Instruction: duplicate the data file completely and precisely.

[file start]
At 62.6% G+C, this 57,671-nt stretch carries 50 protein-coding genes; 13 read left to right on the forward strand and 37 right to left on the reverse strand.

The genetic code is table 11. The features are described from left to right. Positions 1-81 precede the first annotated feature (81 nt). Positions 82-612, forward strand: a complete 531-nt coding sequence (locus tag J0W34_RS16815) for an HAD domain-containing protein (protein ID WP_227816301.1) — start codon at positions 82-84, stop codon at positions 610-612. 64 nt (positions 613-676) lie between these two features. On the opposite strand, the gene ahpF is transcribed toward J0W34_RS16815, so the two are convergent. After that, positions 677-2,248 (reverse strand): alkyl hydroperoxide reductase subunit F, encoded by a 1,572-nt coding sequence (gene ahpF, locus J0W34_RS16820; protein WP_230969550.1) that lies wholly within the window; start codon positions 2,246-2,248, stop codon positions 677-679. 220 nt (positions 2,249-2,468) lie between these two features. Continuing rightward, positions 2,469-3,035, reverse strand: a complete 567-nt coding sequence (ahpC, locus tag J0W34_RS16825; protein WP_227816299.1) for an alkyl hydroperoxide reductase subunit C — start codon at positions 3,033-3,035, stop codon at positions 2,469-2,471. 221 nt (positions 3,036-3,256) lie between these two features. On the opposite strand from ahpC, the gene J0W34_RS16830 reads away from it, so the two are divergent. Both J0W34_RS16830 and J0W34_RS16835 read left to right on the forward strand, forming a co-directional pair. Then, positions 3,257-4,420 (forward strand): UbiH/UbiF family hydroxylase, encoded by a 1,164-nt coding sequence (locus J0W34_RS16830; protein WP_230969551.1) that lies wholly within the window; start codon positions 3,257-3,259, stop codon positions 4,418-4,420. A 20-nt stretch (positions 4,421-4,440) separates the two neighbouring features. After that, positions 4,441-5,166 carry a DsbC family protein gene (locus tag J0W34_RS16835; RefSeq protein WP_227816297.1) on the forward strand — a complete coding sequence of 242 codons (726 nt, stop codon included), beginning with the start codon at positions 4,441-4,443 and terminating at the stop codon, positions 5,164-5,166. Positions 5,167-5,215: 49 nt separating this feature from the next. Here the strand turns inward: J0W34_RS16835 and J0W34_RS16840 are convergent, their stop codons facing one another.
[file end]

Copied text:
At 62.6% G+C, this 57,671-nt stretch carries 50 protein-coding genes; 13 read left to right on the forward strand and 37 right to left on the reverse strand.

The genetic code is table 11. The features are described from left to right. Positions 1-81 precede the first annotated feature (81 nt). Positions 82-612, forward strand: a complete 531-nt coding sequence (locus tag J0W34_RS16815) for an HAD domain-containing protein (protein ID WP_227816301.1) — start codon at positions 82-84, stop codon at positions 610-612. 64 nt (positions 613-676) lie between these two features. On the opposite strand, the gene ahpF is transcribed toward J0W34_RS16815, so the two are convergent. After that, positions 677-2,248 (reverse strand): alkyl hydroperoxide reductase subunit F, encoded by a 1,572-nt coding sequence (gene ahpF, locus J0W34_RS16820; protein WP_230969550.1) that lies wholly within the window; start codon positions 2,246-2,248, stop codon positions 677-679. 220 nt (positions 2,249-2,468) lie between these two features. Continuing rightward, positions 2,469-3,035, reverse strand: a complete 567-nt coding sequence (ahpC, locus tag J0W34_RS16825; protein WP_227816299.1) for an alkyl hydroperoxide reductase subunit C — start codon at positions 3,033-3,035, stop codon at positions 2,469-2,471. 221 nt (positions 3,036-3,256) lie between these two features. On the opposite strand from ahpC, the gene J0W34_RS16830 reads away from it, so the two are divergent. Both J0W34_RS16830 and J0W34_RS16835 read left to right on the forward strand, forming a co-directional pair. Then, positions 3,257-4,420 (forward strand): UbiH/UbiF family hydroxylase, encoded by a 1,164-nt coding sequence (locus J0W34_RS16830; protein WP_230969551.1) that lies wholly within the window; start codon positions 3,257-3,259, stop codon positions 4,418-4,420. A 20-nt stretch (positions 4,421-4,440) separates the two neighbouring features. After that, positions 4,441-5,166 carry a DsbC family protein gene (locus tag J0W34_RS16835; RefSeq protein WP_227816297.1) on the forward strand — a complete coding sequence of 242 codons (726 nt, stop codon included), beginning with the start codon at positions 4,441-4,443 and terminating at the stop codon, positions 5,164-5,166. Positions 5,167-5,215: 49 nt separating this feature from the next. Here the strand turns inward: J0W34_RS16835 and J0W34_RS16840 are convergent, their stop codons facing one another.